Every October Macmillan Cancer Support ask people to get involved in Sober October by going alcohol free to raise money for people with cancer but also to raise awareness of the huge benefits cutting back on booze can have!
Cutting back on the booze can be a really effective way to improve your health, boost your energy, lose weight and save money.
The NHS Better Health Campaign have a free ‘Drink Free Days’ app, allowing you to track your alcohol intake, view tips on cutting down and receive reminders when you need them most. The app is available on the app store or Google Play.
If you want to take park in Sober October visit https://www.gosober.org.uk/?no_redirect=true
October is Breast Cancer Awareness Month, an annual campaign to raise awareness about the importance of checking your breasts regularly and making sure you get a check-up if something doesn’t feel quite right.
Life is busy and there are a lot of important things we have to do but making sure you check your breasts should be a priority. By checking your breasts regularly, you will notice any unusual changes quickly and have the confidence to know what’s normal for you each month.
1 in 7 women in the UK will be affected by breast cancer in their lifetime with it being the most commonly diagnosed cancer in women under 40. Although mainly prominent in women, around 370 men are also diagnosed in the UK each year.
What to look out for
You should see your GP if you have:
Your symptoms are unlikely to be cancer, but it is important to get them checked by a doctor.
You can find out more information about breast cancer and how to check your breasts at the following websites:
Although the law around organ donation has changed to an opt-out system for adults in England, Wales and Scotland, your family will still be consulted if organ donation is a possibility.
Your family can overturn your decision if they aren’t sure what you want, but 9 in 10 families support organ donation going ahead when they know that’s what their loved ones had wanted.
We’re encouraging everyone in the family – no matter what age – to start talking about organ donation. Even if you’re not sure if you want to donate, having that conversation might help you make up your mind.
Find out more about Organ Donation at Organdonation.nhs.uk
If you are feeling worried or anxious about breast cancer after the sad news about Sarah Harding, there is support and advice available for you.
Breast Cancer Now have nurses available to answer your questions via their free Helpline 0808 800 6000 or you can find out more about signs and symptoms on their website https://breastcancernow.org/…/signs-symptoms-breast-cancer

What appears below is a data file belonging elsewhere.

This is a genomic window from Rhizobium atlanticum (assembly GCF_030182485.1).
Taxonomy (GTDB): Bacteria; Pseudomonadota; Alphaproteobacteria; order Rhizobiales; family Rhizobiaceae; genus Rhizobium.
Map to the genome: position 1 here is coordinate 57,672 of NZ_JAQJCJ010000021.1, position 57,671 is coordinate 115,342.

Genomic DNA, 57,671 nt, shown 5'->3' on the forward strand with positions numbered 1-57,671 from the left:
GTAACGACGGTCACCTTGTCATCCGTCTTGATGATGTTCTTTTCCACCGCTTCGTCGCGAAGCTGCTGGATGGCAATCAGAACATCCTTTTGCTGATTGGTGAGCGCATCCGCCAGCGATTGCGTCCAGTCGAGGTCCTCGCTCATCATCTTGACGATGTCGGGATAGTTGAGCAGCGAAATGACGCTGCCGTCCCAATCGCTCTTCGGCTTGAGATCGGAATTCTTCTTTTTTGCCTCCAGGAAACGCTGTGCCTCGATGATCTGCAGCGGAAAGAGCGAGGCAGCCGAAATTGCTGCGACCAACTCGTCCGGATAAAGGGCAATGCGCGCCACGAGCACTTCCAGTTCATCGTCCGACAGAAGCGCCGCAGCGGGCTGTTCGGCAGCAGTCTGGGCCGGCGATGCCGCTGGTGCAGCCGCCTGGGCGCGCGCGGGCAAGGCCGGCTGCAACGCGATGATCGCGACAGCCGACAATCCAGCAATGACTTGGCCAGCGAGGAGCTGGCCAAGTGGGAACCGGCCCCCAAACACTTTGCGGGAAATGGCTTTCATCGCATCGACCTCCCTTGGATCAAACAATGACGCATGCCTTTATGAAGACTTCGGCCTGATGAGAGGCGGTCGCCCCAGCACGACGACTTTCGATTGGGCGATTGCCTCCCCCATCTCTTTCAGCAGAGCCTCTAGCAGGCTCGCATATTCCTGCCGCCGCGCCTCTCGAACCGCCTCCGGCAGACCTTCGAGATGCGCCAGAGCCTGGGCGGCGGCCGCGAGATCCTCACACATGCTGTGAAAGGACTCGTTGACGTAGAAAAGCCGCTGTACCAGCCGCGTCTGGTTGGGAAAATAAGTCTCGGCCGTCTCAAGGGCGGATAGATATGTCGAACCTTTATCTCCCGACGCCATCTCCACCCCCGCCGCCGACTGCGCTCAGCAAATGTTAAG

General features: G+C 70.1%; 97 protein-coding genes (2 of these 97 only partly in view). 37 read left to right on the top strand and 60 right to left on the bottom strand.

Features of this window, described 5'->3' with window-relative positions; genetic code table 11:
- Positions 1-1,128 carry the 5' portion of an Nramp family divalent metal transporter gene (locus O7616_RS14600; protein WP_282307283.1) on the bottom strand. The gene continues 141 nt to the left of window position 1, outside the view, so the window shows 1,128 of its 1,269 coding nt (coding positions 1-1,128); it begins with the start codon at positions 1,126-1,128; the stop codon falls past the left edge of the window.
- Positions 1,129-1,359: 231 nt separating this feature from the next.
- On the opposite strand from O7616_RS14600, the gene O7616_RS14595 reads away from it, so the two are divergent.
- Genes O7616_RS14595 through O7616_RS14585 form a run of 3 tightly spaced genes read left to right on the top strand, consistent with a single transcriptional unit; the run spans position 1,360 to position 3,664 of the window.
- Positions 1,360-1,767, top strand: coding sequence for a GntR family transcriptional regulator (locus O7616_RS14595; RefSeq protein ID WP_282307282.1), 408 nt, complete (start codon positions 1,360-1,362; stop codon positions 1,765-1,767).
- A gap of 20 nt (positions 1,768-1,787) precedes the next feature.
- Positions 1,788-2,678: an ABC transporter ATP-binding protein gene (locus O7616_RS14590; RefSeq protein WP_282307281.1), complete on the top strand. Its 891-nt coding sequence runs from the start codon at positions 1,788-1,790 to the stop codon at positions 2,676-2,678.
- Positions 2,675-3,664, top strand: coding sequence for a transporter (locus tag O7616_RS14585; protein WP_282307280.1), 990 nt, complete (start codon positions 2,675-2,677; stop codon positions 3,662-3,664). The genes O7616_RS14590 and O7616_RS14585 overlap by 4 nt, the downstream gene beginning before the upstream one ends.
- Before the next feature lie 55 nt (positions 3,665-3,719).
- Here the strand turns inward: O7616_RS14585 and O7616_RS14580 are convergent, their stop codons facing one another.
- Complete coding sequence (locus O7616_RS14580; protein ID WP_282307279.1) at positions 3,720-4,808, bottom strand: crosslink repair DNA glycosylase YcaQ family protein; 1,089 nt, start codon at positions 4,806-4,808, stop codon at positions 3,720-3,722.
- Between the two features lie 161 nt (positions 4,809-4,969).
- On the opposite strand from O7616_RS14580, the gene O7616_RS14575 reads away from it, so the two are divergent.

You can also find advice at: https://www.nhs.uk/conditions/breast-cancer/symptoms/
If you notice any symptoms of breast cancer, such as an unusual lump in your breast or any change in the appearance, feel or shape of your breasts book an appointment to see your GP asap.
The GP will examine you. If they think your symptoms need further assessment, they’ll refer you to a specialist breast cancer clinic.
This week is Migraine Awareness Week and aims to raise awareness of the condition and highlight the impact it has to people living with it.
A migraine is usually a moderate or severe headache felt as a throbbing pain on one side of the head. Many people have symptoms such as nausea, vomiting and increased sensitivity to light or sound.
Migraine is a common health condition affecting around one in every five women and around one in every 15 men. They usually begin in early adulthood.
Simple painkillers such as Paracetamol or Ibuprofen can be effective for migraine. However, be careful not to take too many painkillers as this could make it harder to treat headaches over time.
You should make an appointment to see your GP if you have frequent migraines (on more than five days a month), even if they can be controlled with medication, as you may benefit from preventative treatment.
More information on migraines can be found at https://www.nhs.uk/conditions/migraine/
This year’s World Alzheimer’s Month is focussing on dementia, highlighting the importance of talking about dementia and raising awareness of how it impacts the daily lives of people affected by the condition.
We know that receiving a dementia diagnosis can leave a person feeling very alone. We have also spoken to primary carers who feel isolated since their loved one received a diagnosis. But you are not alone – there is support available to anyone who is affected by or worried about dementia. You can find information, guidance and support at:
A supplier to the NHS has advised us of a global shortage of some equipment used for taking blood tests.
Anyone who needs a test for urgent health problems, will still get one but where your clinician recommends that it’s safe to do so, then you may be asked to come back for a test at a later date, or your appointment may be rescheduled.
Given the nature of the shortage, we cannot give an exact date for when the test will be rescheduled, but please be assured that if your condition or symptoms require it, then you will get a test, and we will be re-booking your test when supplies become more easily available.
If your condition or symptoms change or get worse, please contact the NHS as you would normally.